Our friend Jay Fleischman of the New York Consumer Litigation Blog points out something that is rarely discussed in collection suits over credit card debt – which state statute of limitation law applies when a credit card company (or debt buyer) sues you?
Here is the heart of the matter according to a recent court decision out of Florida:
In the recent case of Capital One Bank USA, NA v Gregorich, one court in Florida has hit the nail on the head by saying that the statute of limitations is governed by the Cardmember Agreement between the consumer and the credit card company.
In the Gregorich case, Capital One began a lawsuit about 3 1/2 years after the date of default. The Customer Agreement (Capital One’s term for Cardmember Agreement) specifically stated that it would be governed by Federal and Virginia law. The relevant statute of limitations in Virginia was deemed to be 3 years because the Agreement did not qualify as a “written contract” governed by the 5 year Virginia Statute of Limitations.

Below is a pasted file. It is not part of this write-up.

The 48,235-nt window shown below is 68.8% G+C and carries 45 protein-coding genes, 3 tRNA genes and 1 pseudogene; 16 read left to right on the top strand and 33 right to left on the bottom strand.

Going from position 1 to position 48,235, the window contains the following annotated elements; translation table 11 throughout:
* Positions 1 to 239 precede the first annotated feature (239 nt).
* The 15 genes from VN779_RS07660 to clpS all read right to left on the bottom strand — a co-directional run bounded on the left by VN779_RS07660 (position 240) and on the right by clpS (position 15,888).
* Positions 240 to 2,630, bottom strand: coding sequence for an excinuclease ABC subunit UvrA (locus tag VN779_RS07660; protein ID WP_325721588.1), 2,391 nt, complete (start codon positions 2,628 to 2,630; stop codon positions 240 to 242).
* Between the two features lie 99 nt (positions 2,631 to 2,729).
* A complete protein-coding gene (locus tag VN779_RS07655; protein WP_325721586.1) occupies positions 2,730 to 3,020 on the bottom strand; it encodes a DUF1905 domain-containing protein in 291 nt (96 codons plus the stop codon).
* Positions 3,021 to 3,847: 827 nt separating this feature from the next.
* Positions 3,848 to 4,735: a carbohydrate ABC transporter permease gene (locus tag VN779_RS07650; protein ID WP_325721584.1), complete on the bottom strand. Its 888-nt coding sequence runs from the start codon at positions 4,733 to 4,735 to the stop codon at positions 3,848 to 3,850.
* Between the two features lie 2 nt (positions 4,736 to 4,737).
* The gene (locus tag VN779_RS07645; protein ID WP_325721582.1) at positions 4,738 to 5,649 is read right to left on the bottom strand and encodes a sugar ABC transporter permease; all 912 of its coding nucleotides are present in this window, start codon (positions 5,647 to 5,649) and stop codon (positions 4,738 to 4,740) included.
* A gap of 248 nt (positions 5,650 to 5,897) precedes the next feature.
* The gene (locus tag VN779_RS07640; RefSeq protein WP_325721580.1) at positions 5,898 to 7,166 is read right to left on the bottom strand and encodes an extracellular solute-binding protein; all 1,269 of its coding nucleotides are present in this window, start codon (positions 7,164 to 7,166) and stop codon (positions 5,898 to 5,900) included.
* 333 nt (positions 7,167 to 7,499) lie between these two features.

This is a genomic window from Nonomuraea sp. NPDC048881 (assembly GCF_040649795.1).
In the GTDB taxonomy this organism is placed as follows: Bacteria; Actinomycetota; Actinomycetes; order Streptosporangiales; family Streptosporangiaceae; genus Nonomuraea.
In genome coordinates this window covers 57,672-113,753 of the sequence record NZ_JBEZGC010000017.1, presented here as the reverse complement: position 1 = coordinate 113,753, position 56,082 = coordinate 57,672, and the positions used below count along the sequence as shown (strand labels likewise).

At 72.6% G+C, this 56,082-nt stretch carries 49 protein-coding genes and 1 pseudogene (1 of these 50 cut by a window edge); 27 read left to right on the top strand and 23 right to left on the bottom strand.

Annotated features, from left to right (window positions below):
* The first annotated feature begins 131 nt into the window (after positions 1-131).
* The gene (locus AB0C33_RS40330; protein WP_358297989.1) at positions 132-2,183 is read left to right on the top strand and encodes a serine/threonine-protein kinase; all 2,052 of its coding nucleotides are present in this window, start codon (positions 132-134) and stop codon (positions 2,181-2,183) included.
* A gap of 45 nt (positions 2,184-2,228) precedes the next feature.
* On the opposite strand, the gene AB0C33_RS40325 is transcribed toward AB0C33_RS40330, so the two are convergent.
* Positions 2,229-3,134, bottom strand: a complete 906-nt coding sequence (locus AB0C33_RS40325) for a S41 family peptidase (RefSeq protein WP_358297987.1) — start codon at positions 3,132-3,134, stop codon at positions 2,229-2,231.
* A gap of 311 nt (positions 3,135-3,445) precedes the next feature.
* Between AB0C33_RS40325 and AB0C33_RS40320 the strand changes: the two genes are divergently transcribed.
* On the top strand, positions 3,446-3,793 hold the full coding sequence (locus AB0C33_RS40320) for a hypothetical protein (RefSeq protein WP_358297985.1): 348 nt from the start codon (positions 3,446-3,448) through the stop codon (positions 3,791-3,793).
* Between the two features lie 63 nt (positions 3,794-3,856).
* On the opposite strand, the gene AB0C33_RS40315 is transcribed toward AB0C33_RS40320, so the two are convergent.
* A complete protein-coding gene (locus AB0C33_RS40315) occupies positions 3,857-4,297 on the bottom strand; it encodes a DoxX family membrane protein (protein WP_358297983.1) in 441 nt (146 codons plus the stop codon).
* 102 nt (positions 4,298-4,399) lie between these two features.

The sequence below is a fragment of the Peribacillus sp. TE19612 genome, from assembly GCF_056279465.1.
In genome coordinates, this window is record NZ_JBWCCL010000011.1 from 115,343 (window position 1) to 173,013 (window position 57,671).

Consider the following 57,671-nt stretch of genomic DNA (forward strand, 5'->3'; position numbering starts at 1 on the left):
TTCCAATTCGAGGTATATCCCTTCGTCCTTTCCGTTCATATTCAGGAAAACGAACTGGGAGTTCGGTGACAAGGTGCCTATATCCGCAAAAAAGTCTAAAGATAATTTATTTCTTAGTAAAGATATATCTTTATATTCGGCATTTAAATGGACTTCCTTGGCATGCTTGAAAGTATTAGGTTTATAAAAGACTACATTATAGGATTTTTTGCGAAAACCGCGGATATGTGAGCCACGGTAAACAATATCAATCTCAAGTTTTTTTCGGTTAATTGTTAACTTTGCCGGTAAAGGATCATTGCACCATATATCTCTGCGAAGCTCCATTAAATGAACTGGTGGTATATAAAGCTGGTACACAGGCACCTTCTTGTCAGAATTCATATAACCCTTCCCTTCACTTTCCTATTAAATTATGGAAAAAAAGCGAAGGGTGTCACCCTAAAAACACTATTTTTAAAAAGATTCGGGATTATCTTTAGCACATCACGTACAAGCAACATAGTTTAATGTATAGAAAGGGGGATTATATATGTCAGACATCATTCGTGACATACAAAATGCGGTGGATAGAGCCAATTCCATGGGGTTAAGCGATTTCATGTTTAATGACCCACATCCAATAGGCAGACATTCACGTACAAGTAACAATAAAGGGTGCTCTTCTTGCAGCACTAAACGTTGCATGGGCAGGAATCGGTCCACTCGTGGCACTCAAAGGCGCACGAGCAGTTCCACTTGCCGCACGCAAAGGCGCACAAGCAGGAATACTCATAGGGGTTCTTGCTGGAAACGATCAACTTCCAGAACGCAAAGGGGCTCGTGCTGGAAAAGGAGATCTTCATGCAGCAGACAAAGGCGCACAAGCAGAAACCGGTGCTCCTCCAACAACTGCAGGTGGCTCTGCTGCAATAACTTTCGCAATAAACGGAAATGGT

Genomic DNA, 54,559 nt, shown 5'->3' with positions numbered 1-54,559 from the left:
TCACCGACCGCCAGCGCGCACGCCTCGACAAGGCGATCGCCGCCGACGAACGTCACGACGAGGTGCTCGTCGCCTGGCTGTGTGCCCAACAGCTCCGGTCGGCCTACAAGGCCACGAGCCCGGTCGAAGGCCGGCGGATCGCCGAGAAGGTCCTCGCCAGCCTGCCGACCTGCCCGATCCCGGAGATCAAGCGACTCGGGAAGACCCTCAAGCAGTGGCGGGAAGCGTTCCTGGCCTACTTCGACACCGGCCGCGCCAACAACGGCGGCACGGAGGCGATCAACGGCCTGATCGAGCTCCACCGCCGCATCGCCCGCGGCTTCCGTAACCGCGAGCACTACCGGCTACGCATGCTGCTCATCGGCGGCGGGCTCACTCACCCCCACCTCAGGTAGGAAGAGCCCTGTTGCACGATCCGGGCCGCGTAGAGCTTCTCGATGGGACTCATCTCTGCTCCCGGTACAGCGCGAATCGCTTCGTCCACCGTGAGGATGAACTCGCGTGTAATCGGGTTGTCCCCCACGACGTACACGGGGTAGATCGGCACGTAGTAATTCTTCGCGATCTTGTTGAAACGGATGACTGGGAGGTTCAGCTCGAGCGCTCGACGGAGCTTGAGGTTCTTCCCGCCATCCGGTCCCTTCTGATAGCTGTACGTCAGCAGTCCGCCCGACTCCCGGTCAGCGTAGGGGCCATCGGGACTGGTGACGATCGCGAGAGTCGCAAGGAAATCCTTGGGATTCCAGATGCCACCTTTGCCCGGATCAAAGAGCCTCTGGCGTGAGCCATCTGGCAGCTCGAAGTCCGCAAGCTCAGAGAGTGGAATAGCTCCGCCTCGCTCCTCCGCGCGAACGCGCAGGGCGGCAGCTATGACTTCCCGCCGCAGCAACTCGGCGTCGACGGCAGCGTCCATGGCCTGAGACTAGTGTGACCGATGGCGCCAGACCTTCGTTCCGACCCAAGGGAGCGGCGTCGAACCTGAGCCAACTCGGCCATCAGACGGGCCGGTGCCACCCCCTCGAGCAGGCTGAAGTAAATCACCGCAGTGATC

End result? Capital One loses.
Your lesson? Always check the Cardmember Agreement to determine the appropriate statute of limitations.
If you have been sued, feel free to contact us for a free evaluation of your options and rights under the law.
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